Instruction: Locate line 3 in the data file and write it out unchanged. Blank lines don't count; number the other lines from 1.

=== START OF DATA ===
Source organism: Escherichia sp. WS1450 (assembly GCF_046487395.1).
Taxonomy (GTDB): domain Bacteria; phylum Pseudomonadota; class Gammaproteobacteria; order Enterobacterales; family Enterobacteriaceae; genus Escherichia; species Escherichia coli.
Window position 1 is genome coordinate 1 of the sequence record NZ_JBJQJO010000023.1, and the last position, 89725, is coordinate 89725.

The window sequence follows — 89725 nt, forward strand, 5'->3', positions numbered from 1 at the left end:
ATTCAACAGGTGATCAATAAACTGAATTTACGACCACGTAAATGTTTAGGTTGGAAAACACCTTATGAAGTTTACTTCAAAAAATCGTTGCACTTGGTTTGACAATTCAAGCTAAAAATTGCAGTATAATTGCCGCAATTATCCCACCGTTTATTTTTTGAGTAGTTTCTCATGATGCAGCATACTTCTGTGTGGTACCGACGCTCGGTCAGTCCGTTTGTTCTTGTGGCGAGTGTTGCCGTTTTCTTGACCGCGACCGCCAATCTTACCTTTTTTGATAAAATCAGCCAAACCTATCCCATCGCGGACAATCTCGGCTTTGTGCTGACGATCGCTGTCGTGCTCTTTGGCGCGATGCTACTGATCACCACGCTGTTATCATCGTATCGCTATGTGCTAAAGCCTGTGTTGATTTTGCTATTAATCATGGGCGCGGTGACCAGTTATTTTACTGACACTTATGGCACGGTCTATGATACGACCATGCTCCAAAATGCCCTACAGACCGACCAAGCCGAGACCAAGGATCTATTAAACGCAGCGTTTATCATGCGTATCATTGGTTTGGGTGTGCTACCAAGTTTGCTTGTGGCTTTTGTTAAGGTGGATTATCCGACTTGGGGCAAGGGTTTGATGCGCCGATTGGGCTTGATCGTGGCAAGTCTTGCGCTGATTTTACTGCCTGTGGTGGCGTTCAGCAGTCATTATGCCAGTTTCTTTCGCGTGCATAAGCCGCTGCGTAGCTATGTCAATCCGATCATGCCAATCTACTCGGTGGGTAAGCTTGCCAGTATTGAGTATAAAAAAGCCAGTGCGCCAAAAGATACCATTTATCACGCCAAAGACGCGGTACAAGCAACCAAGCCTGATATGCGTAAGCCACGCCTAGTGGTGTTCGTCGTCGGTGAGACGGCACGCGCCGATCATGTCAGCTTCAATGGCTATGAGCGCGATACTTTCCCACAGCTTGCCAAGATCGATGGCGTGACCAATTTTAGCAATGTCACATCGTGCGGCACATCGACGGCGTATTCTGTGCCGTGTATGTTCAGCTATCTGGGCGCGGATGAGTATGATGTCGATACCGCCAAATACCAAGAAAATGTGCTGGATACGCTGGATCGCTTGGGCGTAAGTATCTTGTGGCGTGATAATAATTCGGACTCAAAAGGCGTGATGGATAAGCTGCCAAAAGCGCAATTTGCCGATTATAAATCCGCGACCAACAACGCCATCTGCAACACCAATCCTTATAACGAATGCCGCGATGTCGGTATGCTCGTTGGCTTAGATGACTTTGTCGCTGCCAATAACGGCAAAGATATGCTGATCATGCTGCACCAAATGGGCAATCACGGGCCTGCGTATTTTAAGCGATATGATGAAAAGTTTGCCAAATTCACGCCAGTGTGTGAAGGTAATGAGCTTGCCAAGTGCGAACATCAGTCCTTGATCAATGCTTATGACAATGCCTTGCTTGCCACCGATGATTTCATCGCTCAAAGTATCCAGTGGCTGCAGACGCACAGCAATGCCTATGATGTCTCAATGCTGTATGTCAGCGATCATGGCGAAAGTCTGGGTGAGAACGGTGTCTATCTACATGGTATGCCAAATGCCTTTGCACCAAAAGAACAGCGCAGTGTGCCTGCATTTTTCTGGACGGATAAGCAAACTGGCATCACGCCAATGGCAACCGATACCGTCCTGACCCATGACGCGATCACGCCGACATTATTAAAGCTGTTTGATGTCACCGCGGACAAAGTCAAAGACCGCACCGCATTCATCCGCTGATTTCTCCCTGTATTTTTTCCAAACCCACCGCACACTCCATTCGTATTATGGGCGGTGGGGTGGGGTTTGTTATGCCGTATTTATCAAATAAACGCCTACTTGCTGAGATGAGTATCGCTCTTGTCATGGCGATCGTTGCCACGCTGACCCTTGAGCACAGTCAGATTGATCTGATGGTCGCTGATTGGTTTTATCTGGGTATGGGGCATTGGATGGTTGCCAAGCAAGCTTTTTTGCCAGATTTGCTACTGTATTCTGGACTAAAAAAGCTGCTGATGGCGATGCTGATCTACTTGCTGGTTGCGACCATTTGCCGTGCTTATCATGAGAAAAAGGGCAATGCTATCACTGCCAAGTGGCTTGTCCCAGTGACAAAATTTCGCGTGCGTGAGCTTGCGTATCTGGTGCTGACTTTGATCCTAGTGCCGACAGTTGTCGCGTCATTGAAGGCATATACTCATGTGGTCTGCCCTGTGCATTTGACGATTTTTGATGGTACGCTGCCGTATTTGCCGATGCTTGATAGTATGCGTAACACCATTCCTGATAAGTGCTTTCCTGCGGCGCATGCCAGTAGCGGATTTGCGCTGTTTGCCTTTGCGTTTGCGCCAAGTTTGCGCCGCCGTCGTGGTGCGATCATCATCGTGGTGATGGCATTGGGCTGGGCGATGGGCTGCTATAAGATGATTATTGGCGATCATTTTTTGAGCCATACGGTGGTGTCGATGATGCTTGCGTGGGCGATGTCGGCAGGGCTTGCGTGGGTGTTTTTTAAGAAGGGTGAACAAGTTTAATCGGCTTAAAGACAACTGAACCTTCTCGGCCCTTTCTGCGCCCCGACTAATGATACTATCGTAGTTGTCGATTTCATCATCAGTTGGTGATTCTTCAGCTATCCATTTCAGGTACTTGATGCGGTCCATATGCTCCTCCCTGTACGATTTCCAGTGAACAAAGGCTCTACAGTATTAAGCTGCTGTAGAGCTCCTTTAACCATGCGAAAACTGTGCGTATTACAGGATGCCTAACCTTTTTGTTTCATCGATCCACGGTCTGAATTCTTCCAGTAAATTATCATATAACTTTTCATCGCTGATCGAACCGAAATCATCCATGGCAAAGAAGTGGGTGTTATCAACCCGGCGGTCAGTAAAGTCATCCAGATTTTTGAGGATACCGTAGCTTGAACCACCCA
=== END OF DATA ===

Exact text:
Window position 1 is genome coordinate 1 of the sequence record NZ_JBJQJO010000023.1, and the last position, 89725, is coordinate 89725.